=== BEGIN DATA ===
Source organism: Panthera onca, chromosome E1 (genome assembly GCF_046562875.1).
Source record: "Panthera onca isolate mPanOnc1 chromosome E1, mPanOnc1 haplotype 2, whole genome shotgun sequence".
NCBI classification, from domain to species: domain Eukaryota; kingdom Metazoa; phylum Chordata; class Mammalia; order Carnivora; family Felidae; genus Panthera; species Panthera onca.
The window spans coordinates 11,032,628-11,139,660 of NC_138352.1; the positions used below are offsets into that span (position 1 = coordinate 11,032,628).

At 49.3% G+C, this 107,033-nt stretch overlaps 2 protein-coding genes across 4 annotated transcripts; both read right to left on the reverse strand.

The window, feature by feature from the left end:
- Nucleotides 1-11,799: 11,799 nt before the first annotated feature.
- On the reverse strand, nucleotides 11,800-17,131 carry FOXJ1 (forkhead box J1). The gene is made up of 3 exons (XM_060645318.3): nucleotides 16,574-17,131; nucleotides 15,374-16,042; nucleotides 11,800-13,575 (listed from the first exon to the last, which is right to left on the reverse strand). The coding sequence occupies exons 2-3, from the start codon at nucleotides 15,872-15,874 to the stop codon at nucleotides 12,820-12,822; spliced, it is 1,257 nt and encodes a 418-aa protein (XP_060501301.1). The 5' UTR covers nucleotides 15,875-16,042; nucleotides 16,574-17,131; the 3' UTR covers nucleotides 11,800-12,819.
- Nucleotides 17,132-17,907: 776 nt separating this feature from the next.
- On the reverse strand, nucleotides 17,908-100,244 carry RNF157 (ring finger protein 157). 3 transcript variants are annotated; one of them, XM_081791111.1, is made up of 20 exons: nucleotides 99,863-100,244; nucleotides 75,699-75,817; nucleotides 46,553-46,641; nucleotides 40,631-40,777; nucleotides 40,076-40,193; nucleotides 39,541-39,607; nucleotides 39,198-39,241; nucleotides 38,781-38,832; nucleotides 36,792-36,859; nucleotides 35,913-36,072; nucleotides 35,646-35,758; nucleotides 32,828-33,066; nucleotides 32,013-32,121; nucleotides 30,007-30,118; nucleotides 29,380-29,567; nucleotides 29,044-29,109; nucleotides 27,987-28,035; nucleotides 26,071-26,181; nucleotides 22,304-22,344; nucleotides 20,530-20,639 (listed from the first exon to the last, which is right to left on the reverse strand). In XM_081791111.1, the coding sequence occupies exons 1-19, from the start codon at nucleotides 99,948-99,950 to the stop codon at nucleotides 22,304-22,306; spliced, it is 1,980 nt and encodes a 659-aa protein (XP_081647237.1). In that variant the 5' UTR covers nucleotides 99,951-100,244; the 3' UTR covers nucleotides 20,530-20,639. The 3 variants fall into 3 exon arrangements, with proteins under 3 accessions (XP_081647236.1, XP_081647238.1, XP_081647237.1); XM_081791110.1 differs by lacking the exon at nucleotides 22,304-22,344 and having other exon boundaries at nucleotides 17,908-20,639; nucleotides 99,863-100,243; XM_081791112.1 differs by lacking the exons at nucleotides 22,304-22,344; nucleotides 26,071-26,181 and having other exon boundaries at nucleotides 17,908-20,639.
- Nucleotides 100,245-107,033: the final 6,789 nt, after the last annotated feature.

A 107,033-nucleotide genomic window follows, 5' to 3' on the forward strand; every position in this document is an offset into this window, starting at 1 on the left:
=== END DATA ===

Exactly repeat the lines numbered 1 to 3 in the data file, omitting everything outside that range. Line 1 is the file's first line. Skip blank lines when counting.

Source organism: Panthera onca, chromosome E1 (genome assembly GCF_046562875.1).
Source record: "Panthera onca isolate mPanOnc1 chromosome E1, mPanOnc1 haplotype 2, whole genome shotgun sequence".
NCBI classification, from domain to species: domain Eukaryota; kingdom Metazoa; phylum Chordata; class Mammalia; order Carnivora; family Felidae; genus Panthera; species Panthera onca.